A new patent system in Hong Kong is set to come into effect on 19 December 2019 with the enactment of the Patents (Amendment) Ordinance 2016 and the Patents (General) (Amendment) Rules 2019.
The reforms include a number of big changes such as the introduction of a new type of Hong Kong standard patent, changes to official filing and renewal fees, and increased scrutiny of the validity of Hong Kong short-term patents.
Key points to note:
- An original grant patent (OGP) system will be introduced to allow direct filing of Hong Kong standard patents. This new standard patent will undergo a substantive examination by the Hong Kong Patents Registrar to determine patentability.
- The existing standard patent re-registration procedure will remain unchanged.
- Applicants will be able to choose whether to pursue a Hong Kong standard patent via the OGP route or the conventional re-registration route.
- To distinguish between the two types of standard patent, a standard patent filed via the re-registration route will be named a standard patent (R), and a standard patent filed via the OGP route will be named a standard patent (O). There will also be a new file numbering system to help distinguish between the different types of patents.
- A Hong Kong short-term patent will be allowed to have two independent claims instead of one.
- A Hong Kong short-term patent will have to undergo a substantive examination before it can be enforced.
- A post-grant request for substantive examination of a Hong Kong short-term patent may be made by the owner or an interested third party to determine its validity.
- The official filing fees for a standard patent (R) and short-term patent will be reduced, provided they are filed via e-filing.
- The renewal fees for a granted standard patent will be changed.
- It will be prohibited to use a confusing or misleading title or description that suggests qualification in the field of patents such as “registered/certified patent agent” unless the title or description is in relation to a lawfully obtained qualification and the jurisdiction of the qualification is clearly indicated e.g. UK Chartered Patent Attorney.
Original Grant Patent
The biggest change to the standard patent system will be the introduction of a directly filed standard patent, known as a ‘standard patent (O)’, where ‘(O)’ is presumably intended to signify ‘originating’. This new OGP system will allow originating patents to be filed directly with the Hong Kong Intellectual Property Department without the need for first filing a designated patent application in China, Europe or UK.
An application for a standard patent (O) will undergo a substantive examination by the Hong Kong Patents Registry to determine patentability. Accordingly, this type of standard patent application must be first filed before disclosure of the invention or, where priority is to be claimed from a first filed application for the invention, within 12 months of that first filed application.
After grant of a standard patent (O), post-grant amendment may be requested by the owner either before the Patents Registry or the court. In either case, though, a post-grant amendment may be opposed by a third party.
The existing standard patent re-registration procedure will remain unchanged although the name of this type of patent will be changed to ‘standard patent (R)’. Accordingly, applicants of Hong Kong standard patents will have the choice of either the OGP route or the re-registration route.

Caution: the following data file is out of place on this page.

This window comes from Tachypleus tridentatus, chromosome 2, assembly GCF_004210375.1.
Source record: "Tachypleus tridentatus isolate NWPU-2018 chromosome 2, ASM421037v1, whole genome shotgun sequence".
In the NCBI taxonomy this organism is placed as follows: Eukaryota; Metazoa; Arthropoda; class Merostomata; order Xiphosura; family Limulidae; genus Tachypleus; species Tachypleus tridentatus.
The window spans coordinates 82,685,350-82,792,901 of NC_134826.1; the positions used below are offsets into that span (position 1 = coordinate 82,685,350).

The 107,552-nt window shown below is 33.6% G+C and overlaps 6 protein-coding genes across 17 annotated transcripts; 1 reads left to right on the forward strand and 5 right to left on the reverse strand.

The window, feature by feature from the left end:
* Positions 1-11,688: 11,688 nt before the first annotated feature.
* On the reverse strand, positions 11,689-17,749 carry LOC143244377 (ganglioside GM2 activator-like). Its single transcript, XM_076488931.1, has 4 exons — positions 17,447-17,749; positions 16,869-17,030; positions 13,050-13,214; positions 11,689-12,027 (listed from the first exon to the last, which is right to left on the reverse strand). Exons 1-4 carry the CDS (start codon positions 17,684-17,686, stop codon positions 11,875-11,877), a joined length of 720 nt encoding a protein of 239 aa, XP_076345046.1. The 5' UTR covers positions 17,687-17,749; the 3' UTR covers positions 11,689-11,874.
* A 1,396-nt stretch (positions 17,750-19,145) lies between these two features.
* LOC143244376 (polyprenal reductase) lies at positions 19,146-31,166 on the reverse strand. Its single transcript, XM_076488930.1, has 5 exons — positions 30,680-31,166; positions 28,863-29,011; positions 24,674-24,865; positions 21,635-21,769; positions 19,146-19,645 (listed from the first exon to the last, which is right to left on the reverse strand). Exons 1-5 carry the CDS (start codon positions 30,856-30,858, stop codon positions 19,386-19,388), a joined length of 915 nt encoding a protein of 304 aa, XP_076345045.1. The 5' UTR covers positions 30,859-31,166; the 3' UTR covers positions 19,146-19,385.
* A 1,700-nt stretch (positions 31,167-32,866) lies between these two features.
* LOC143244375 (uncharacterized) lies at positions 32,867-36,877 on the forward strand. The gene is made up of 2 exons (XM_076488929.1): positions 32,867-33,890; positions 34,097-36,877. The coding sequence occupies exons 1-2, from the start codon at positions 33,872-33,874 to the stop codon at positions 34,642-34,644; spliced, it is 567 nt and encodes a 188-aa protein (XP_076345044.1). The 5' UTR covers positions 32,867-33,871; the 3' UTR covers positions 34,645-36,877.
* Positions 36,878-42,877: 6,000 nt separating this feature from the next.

Revised Numbering System
To help distinguish between the different types of standard patents, a new file numbering system will be introduced with the following format:
(A) Hong Kong Standard Patent Application Numbers
“T” is a single digit denoting the type of application:
- “2” for standard patent (O) application
- “4” for standard patent (R) application with designated patent application not based on PCT application
- “6” for standard patent (R) application with designated patent application based on PCT application
“YYYY” is a four-digit number denoting the year of filing.
“SSSSSS” is a six-digit serial number continuously running among all types of applications.
“C” is a single check digit.
(B) Hong Kong Standard Patent Publication Numbers (or, if granted, Patent Numbers)
“T” is a single digit denoting the type of application:
- “2” for standard patent (O)
- “4” for standard patent (R)
“SSSSSSS” is a seven-digit serial number continuously running among all types of applications.
The following hypothetical examples more clearly demonstrate the new number system:
|Type of application||Application No.||Publication No.|
|Standard patent (O)||22019080001.0||20345678|
|Standard patent (R) non-PCT||42019080003.0||40345680|
|Standard patent (R) PCT||62019080005.0||40345682|
Revised Official Fees
The official filing fee for filing a request to record in respect of a standard patent (R) (stage 1) and a request for registration and grant (stage 2) will be reduced from HK$380 (~US$48) to HK$275 (~US$35) (assuming the application is submitted by e-filing). The official advertisement fee will remain unchanged.
A new set of renewal fees for both types of granted standard patents will be introduced to replace the existing flat rate fee. Similar to other major jurisdictions, the size of the annual renewal fee will now depend on the age of the patent as follows:
- 4th to 10th year of the 20-year term: HK$450 (~US$57)
- 11th to 15th year of the 20-year term: HK$620 (~US$78)
- 16th to 20th year of the 20-year term: HK$850 (~US$107)
Late renewal payment fees for a standard patent will remain unchanged at HK$270 (~US$34).
Annual maintenance fees for a standard patent (R) application will also remain unchanged at HK$270 (~US$34). There will be no requirement for annual maintenance fees in respect of a standard patent (O) application.